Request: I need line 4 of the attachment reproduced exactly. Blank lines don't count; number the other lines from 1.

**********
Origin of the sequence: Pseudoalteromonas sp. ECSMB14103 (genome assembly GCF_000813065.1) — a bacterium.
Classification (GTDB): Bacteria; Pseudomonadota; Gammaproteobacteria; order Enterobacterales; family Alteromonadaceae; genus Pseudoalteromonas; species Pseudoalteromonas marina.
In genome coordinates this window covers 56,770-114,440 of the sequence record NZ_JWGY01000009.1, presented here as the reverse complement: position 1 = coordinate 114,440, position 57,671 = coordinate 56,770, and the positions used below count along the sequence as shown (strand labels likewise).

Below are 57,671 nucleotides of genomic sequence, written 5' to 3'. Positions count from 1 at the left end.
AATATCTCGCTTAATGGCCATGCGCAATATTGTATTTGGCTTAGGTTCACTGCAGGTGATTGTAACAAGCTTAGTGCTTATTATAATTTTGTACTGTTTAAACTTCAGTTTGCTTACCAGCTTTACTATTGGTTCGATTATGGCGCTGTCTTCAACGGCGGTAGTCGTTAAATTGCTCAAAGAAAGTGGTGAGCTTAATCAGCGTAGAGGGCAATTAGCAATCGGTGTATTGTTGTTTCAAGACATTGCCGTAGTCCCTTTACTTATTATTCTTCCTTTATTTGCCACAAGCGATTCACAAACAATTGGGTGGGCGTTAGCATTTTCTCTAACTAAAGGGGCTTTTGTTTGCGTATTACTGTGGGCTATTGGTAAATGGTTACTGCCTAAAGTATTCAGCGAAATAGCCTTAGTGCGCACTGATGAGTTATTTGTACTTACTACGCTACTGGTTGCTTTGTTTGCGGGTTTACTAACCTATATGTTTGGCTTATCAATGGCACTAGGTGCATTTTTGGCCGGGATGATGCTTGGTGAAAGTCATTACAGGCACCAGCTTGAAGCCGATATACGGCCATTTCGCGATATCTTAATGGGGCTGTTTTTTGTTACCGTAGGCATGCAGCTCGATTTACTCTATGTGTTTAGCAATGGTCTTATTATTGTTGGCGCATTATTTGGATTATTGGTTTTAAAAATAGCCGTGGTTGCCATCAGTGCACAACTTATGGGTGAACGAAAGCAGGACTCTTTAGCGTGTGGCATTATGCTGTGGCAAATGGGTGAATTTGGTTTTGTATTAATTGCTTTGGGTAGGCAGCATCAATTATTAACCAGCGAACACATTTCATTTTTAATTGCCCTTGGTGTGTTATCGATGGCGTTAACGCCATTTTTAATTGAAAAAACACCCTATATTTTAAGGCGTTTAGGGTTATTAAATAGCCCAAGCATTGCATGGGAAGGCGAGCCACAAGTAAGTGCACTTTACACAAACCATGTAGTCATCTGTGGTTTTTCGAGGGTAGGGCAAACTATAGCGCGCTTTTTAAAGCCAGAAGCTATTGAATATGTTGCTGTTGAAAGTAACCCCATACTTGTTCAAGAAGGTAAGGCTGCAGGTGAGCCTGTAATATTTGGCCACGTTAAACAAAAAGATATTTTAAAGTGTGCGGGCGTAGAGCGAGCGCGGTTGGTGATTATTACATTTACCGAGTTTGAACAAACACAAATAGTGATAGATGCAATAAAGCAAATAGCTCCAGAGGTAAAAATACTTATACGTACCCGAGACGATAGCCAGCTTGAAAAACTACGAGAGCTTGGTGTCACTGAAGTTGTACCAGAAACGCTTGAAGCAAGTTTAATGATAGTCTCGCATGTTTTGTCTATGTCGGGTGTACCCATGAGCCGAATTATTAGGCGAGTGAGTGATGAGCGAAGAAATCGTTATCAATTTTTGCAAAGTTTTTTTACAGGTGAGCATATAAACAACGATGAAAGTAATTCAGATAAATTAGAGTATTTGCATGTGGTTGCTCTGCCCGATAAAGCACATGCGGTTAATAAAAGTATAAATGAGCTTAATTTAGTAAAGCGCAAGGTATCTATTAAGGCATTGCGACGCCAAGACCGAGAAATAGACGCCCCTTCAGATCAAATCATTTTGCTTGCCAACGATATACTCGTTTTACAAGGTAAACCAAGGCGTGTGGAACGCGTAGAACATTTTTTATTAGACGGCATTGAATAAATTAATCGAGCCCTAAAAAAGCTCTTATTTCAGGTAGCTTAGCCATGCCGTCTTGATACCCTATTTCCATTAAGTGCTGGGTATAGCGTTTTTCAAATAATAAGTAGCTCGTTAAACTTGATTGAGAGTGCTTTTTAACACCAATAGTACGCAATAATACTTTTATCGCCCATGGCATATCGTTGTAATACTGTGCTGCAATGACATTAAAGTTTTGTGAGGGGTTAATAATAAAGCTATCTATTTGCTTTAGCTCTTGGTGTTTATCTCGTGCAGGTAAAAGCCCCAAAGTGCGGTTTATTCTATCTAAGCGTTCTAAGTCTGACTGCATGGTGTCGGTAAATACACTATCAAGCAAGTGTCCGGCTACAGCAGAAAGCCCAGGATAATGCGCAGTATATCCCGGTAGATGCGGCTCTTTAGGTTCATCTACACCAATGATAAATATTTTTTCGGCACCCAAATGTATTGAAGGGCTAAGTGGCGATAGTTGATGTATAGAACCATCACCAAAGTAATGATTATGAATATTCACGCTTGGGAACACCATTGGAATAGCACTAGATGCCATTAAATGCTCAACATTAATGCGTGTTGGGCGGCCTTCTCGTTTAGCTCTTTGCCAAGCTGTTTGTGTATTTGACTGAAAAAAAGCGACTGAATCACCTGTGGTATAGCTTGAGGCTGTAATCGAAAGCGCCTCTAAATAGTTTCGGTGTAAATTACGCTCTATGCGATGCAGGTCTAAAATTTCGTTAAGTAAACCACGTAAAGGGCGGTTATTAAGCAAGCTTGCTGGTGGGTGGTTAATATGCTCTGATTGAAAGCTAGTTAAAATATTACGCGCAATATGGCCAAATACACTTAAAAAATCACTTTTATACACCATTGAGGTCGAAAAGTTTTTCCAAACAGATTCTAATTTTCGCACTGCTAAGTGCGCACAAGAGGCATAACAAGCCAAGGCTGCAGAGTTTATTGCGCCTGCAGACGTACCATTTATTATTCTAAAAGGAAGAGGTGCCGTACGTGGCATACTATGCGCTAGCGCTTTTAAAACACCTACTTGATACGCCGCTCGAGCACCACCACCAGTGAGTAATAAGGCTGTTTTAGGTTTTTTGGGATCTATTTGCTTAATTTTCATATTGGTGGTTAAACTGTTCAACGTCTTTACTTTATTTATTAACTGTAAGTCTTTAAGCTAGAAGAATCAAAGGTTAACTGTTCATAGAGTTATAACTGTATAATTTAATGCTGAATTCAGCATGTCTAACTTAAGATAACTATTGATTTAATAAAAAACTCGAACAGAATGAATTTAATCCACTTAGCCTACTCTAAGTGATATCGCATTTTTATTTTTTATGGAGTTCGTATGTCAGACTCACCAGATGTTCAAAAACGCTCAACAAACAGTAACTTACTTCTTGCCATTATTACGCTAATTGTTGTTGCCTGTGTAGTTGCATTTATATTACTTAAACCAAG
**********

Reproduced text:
Below are 57,671 nucleotides of genomic sequence, written 5' to 3'. Positions count from 1 at the left end.